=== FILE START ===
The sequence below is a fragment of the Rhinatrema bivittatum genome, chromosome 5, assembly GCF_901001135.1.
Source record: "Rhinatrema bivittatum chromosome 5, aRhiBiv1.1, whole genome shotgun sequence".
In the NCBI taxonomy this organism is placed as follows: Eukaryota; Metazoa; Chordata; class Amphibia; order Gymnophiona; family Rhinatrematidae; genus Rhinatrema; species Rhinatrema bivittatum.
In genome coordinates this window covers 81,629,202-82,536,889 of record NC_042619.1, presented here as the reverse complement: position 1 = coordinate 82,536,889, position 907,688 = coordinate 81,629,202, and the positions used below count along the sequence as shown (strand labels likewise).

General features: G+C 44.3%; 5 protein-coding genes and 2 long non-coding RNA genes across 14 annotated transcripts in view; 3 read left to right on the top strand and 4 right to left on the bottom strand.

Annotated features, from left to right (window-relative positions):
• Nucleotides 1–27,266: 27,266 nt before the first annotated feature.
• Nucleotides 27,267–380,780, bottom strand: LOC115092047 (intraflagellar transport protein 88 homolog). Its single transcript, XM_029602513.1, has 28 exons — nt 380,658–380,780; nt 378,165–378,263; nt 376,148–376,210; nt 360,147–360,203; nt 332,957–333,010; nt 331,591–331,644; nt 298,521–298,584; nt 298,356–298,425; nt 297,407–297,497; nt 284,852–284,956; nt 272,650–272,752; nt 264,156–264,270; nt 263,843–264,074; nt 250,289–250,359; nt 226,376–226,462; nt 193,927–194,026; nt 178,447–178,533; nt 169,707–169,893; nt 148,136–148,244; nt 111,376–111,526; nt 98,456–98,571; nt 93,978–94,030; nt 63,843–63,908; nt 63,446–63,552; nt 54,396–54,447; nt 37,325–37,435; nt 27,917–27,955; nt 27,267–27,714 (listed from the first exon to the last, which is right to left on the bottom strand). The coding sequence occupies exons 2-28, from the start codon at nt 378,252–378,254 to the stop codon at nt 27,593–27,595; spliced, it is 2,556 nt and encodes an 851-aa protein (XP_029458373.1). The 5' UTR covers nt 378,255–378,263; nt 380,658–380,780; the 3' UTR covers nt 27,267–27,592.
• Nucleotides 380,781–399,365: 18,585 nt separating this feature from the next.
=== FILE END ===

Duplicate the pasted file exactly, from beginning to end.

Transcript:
The sequence below is a fragment of the Rhinatrema bivittatum genome, chromosome 5, assembly GCF_901001135.1.
Source record: "Rhinatrema bivittatum chromosome 5, aRhiBiv1.1, whole genome shotgun sequence".
In the NCBI taxonomy this organism is placed as follows: Eukaryota; Metazoa; Chordata; class Amphibia; order Gymnophiona; family Rhinatrematidae; genus Rhinatrema; species Rhinatrema bivittatum.
In genome coordinates this window covers 81,629,202-82,536,889 of record NC_042619.1, presented here as the reverse complement: position 1 = coordinate 82,536,889, position 907,688 = coordinate 81,629,202, and the positions used below count along the sequence as shown (strand labels likewise).

General features: G+C 44.3%; 5 protein-coding genes and 2 long non-coding RNA genes across 14 annotated transcripts in view; 3 read left to right on the top strand and 4 right to left on the bottom strand.

Annotated features, from left to right (window-relative positions):
• Nucleotides 1–27,266: 27,266 nt before the first annotated feature.
• Nucleotides 27,267–380,780, bottom strand: LOC115092047 (intraflagellar transport protein 88 homolog). Its single transcript, XM_029602513.1, has 28 exons — nt 380,658–380,780; nt 378,165–378,263; nt 376,148–376,210; nt 360,147–360,203; nt 332,957–333,010; nt 331,591–331,644; nt 298,521–298,584; nt 298,356–298,425; nt 297,407–297,497; nt 284,852–284,956; nt 272,650–272,752; nt 264,156–264,270; nt 263,843–264,074; nt 250,289–250,359; nt 226,376–226,462; nt 193,927–194,026; nt 178,447–178,533; nt 169,707–169,893; nt 148,136–148,244; nt 111,376–111,526; nt 98,456–98,571; nt 93,978–94,030; nt 63,843–63,908; nt 63,446–63,552; nt 54,396–54,447; nt 37,325–37,435; nt 27,917–27,955; nt 27,267–27,714 (listed from the first exon to the last, which is right to left on the bottom strand). The coding sequence occupies exons 2-28, from the start codon at nt 378,252–378,254 to the stop codon at nt 27,593–27,595; spliced, it is 2,556 nt and encodes an 851-aa protein (XP_029458373.1). The 5' UTR covers nt 378,255–378,263; nt 380,658–380,780; the 3' UTR covers nt 27,267–27,592.
• Nucleotides 380,781–399,365: 18,585 nt separating this feature from the next.